Marstons Old Empire Original Export IPA 5.7% A.B.V

12 10 2010

Following on from my post about Harviestouns Bitter and Twisted here is my promised post on Marstons Old Empire I.P.A as raided from my local off licence before they vanished into the mist as everything interesting there is want to do.

Before I start reviewing this beer I am going to take a brief moment to make sure everyone is up to speed on quite what an IPA is and why it is such named.

IPA quite literally stands for India Pale Ale and the clue as to it’s birth and reason for being are in the name; back when England had an Empire the expats who made up the British Raj had a bit of a thirst on and understandably they wanted to ease that thirst with beer.

Most popular beers at the time weren’t stable enough to make the long sea journey to India from good old Blighty and such something new was needed.

IPA was the perfect solution it was well hopped so would last for longer, it had a higher alcohol content, again for longer shelf life and it was light and refreshing making it perfect for drinking in the warm Indian climate.

It was an instant hit with the Raj and before long it was a hit at home as well.

Well that is my little potted history lesson completed so it is time to crack on with the beer in hand (well now in stomach)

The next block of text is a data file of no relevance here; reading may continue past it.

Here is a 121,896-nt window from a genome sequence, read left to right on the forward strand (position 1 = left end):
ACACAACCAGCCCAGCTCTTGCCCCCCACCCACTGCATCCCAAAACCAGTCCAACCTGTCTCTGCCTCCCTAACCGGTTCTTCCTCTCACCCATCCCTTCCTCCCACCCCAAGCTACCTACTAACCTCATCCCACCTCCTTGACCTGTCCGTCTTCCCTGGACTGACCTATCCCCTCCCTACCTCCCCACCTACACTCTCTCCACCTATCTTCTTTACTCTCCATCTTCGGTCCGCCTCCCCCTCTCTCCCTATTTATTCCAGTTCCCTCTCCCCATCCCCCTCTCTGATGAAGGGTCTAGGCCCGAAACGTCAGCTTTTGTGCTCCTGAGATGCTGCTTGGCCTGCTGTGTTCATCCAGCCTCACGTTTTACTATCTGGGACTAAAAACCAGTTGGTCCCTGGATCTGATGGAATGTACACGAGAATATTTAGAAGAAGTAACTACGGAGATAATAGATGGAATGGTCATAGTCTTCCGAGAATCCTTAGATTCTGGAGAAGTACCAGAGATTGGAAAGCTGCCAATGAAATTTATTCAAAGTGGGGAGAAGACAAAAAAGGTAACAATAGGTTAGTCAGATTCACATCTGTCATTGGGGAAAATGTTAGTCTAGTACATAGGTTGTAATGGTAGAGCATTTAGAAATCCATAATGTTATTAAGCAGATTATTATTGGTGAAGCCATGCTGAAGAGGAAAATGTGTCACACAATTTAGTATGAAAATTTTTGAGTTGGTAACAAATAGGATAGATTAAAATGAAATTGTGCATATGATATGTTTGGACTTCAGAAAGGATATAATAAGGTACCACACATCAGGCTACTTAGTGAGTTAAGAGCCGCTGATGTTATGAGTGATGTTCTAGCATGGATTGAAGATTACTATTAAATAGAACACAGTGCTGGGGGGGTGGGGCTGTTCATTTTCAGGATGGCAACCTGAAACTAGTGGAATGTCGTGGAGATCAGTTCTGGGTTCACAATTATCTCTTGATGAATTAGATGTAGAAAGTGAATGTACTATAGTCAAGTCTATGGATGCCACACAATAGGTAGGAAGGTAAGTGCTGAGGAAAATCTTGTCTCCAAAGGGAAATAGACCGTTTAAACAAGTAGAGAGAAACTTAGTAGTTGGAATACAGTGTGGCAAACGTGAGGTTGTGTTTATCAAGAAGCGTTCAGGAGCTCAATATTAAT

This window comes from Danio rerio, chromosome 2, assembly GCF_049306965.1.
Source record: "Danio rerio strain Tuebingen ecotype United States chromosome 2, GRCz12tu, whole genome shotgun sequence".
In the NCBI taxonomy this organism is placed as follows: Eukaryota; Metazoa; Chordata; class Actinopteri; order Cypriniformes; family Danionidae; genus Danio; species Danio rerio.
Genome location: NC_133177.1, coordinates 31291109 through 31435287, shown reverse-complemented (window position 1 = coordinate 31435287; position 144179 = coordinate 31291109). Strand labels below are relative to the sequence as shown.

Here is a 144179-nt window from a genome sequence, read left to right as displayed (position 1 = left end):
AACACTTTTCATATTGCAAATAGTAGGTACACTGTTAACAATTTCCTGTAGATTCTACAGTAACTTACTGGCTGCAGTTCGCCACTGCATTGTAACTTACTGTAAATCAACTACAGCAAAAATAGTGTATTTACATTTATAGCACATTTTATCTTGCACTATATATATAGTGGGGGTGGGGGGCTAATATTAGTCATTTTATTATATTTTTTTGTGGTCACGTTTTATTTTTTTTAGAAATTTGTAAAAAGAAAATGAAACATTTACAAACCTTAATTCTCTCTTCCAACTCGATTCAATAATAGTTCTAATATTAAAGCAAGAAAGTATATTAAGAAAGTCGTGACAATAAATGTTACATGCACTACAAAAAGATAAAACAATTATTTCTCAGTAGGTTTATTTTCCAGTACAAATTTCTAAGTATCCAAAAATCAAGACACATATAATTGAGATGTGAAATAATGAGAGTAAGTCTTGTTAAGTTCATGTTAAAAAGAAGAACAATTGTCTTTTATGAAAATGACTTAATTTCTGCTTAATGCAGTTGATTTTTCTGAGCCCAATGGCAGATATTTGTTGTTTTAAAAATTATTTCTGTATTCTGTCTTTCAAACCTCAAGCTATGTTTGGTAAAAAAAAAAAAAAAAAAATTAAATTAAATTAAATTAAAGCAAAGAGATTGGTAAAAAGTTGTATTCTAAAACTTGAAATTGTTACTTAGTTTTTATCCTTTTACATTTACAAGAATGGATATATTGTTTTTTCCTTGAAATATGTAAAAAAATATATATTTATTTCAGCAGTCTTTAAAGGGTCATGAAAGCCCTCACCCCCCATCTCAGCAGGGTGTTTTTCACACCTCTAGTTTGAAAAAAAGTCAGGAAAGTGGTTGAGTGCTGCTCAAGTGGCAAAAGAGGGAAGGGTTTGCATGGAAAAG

Marston’s Old Empire Original Export IPA is one of just many hundreds if not thousands of brands of IPA available to the beer drinker today.

However if you were to mention IPA to a lot of people they will instantly think of the Greene King offering which thanks to their size and marketing savvy is available in most pubs you set foot in, even if they don’t offer any other real ale.

There is nothing wrong with Greene King IPA however as with everything variety is the spice of life and there are a whole range of great flavoursome IPAs out there ready to be drunk; Marston’s Old Empire is one of these.

The aroma of Old Empire is not dissimilar to a slightly damp pine forest there are some pine and grassy notes a hint of citrus and a malt note almost hidden away at the back.

Marstons might have been aiming for this sort of damp forest floor aroma from Old Empire but I just found it to be more than a little skunky, if I had to hazard a guess I would say that this skunkiness is a result of the choice of a clear glass bottle.

Old Empires pours a dark golden colour with a mid sized white head which leaves very little lacing .

On tasting the beer you notice a nice bitter ctirus peel flavour, some hint of caramel maltiness and a nice grassy/hay like note creeping in.  There is a nice zing to Old Empire along with the ever so slightly sulfurous taste that you get with all of Marston’s beers due to Burton on Trent being such a hard water area.

There are two main downsides to the taste and feel of Old Empire, the first is that the hint of skunk that you can pick up in the aroma is still there lingering in the background when you drink it and the second is that bearing in mind that it is supposed to be a traditional IPA made to an original recipe I would expect it to be a bit “bigger” particularly given that it’s ABV is on the high side for a lot of modern IPA.



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